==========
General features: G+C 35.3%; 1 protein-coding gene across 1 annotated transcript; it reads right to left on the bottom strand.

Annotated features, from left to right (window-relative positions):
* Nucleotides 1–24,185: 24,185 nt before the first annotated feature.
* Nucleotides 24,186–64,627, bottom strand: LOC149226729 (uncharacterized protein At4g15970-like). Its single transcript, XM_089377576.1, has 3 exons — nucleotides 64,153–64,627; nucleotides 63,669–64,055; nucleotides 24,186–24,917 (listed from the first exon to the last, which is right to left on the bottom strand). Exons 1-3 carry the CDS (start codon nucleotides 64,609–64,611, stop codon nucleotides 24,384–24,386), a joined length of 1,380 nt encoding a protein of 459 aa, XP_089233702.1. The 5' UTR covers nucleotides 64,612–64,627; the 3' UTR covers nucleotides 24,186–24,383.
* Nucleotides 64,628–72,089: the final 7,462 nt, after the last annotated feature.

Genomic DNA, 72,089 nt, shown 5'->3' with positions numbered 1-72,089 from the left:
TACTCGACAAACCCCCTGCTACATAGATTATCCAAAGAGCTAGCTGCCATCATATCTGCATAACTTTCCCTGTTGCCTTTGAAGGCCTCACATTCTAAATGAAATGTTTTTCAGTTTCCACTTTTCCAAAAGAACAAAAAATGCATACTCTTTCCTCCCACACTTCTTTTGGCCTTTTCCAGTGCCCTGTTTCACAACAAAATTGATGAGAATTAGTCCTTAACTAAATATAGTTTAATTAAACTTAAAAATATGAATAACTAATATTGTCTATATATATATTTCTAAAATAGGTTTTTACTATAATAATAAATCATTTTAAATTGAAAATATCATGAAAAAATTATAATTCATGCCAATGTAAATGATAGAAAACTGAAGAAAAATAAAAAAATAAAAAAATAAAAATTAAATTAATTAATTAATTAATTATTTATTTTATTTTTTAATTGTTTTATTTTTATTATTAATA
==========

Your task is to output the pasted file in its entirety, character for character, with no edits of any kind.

General features: G+C 35.3%; 1 protein-coding gene across 1 annotated transcript; it reads right to left on the bottom strand.

Annotated features, from left to right (window-relative positions):
* Nucleotides 1–24,185: 24,185 nt before the first annotated feature.
* Nucleotides 24,186–64,627, bottom strand: LOC149226729 (uncharacterized protein At4g15970-like). Its single transcript, XM_089377576.1, has 3 exons — nucleotides 64,153–64,627; nucleotides 63,669–64,055; nucleotides 24,186–24,917 (listed from the first exon to the last, which is right to left on the bottom strand). Exons 1-3 carry the CDS (start codon nucleotides 64,609–64,611, stop codon nucleotides 24,384–24,386), a joined length of 1,380 nt encoding a protein of 459 aa, XP_089233702.1. The 5' UTR covers nucleotides 64,612–64,627; the 3' UTR covers nucleotides 24,186–24,383.
* Nucleotides 64,628–72,089: the final 7,462 nt, after the last annotated feature.

Genomic DNA, 72,089 nt, shown 5'->3' with positions numbered 1-72,089 from the left:
TACTCGACAAACCCCCTGCTACATAGATTATCCAAAGAGCTAGCTGCCATCATATCTGCATAACTTTCCCTGTTGCCTTTGAAGGCCTCACATTCTAAATGAAATGTTTTTCAGTTTCCACTTTTCCAAAAGAACAAAAAATGCATACTCTTTCCTCCCACACTTCTTTTGGCCTTTTCCAGTGCCCTGTTTCACAACAAAATTGATGAGAATTAGTCCTTAACTAAATATAGTTTAATTAAACTTAAAAATATGAATAACTAATATTGTCTATATATATATTTCTAAAATAGGTTTTTACTATAATAATAAATCATTTTAAATTGAAAATATCATGAAAAAATTATAATTCATGCCAATGTAAATGATAGAAAACTGAAGAAAAATAAAAAAATAAAAAAATAAAAATTAAATTAATTAATTAATTAATTATTTATTTTATTTTTTAATTGTTTTATTTTTATTATTAATA